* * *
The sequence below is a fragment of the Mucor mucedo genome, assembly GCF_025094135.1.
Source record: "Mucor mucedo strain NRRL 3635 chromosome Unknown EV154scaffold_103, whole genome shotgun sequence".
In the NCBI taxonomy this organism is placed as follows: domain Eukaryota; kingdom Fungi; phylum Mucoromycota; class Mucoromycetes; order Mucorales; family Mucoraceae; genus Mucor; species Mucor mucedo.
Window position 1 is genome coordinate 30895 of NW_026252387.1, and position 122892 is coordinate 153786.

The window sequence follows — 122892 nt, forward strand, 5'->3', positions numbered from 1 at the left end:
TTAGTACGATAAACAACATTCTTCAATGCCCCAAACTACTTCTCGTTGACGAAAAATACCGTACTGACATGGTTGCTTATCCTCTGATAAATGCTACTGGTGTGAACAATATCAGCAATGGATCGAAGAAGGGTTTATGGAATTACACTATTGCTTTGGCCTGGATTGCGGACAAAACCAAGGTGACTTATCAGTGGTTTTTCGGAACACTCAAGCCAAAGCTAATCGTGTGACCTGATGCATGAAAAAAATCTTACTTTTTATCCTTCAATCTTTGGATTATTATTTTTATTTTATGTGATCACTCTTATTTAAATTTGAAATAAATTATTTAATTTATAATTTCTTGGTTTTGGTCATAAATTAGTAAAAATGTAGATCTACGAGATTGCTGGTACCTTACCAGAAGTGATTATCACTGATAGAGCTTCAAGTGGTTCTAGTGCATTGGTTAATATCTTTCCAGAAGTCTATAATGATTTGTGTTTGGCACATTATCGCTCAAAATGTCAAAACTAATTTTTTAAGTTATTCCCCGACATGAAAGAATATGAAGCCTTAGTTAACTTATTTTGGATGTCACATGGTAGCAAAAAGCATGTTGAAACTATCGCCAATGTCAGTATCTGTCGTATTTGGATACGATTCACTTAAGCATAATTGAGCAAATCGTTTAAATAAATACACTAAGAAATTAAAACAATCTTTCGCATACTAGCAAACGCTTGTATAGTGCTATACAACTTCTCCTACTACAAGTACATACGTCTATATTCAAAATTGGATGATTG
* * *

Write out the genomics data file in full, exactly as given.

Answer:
The sequence below is a fragment of the Mucor mucedo genome, assembly GCF_025094135.1.
Source record: "Mucor mucedo strain NRRL 3635 chromosome Unknown EV154scaffold_103, whole genome shotgun sequence".
In the NCBI taxonomy this organism is placed as follows: domain Eukaryota; kingdom Fungi; phylum Mucoromycota; class Mucoromycetes; order Mucorales; family Mucoraceae; genus Mucor; species Mucor mucedo.
Window position 1 is genome coordinate 30895 of NW_026252387.1, and position 122892 is coordinate 153786.

The window sequence follows — 122892 nt, forward strand, 5'->3', positions numbered from 1 at the left end:
TTAGTACGATAAACAACATTCTTCAATGCCCCAAACTACTTCTCGTTGACGAAAAATACCGTACTGACATGGTTGCTTATCCTCTGATAAATGCTACTGGTGTGAACAATATCAGCAATGGATCGAAGAAGGGTTTATGGAATTACACTATTGCTTTGGCCTGGATTGCGGACAAAACCAAGGTGACTTATCAGTGGTTTTTCGGAACACTCAAGCCAAAGCTAATCGTGTGACCTGATGCATGAAAAAAATCTTACTTTTTATCCTTCAATCTTTGGATTATTATTTTTATTTTATGTGATCACTCTTATTTAAATTTGAAATAAATTATTTAATTTATAATTTCTTGGTTTTGGTCATAAATTAGTAAAAATGTAGATCTACGAGATTGCTGGTACCTTACCAGAAGTGATTATCACTGATAGAGCTTCAAGTGGTTCTAGTGCATTGGTTAATATCTTTCCAGAAGTCTATAATGATTTGTGTTTGGCACATTATCGCTCAAAATGTCAAAACTAATTTTTTAAGTTATTCCCCGACATGAAAGAATATGAAGCCTTAGTTAACTTATTTTGGATGTCACATGGTAGCAAAAAGCATGTTGAAACTATCGCCAATGTCAGTATCTGTCGTATTTGGATACGATTCACTTAAGCATAATTGAGCAAATCGTTTAAATAAATACACTAAGAAATTAAAACAATCTTTCGCATACTAGCAAACGCTTGTATAGTGCTATACAACTTCTCCTACTACAAGTACATACGTCTATATTCAAAATTGGATGATTG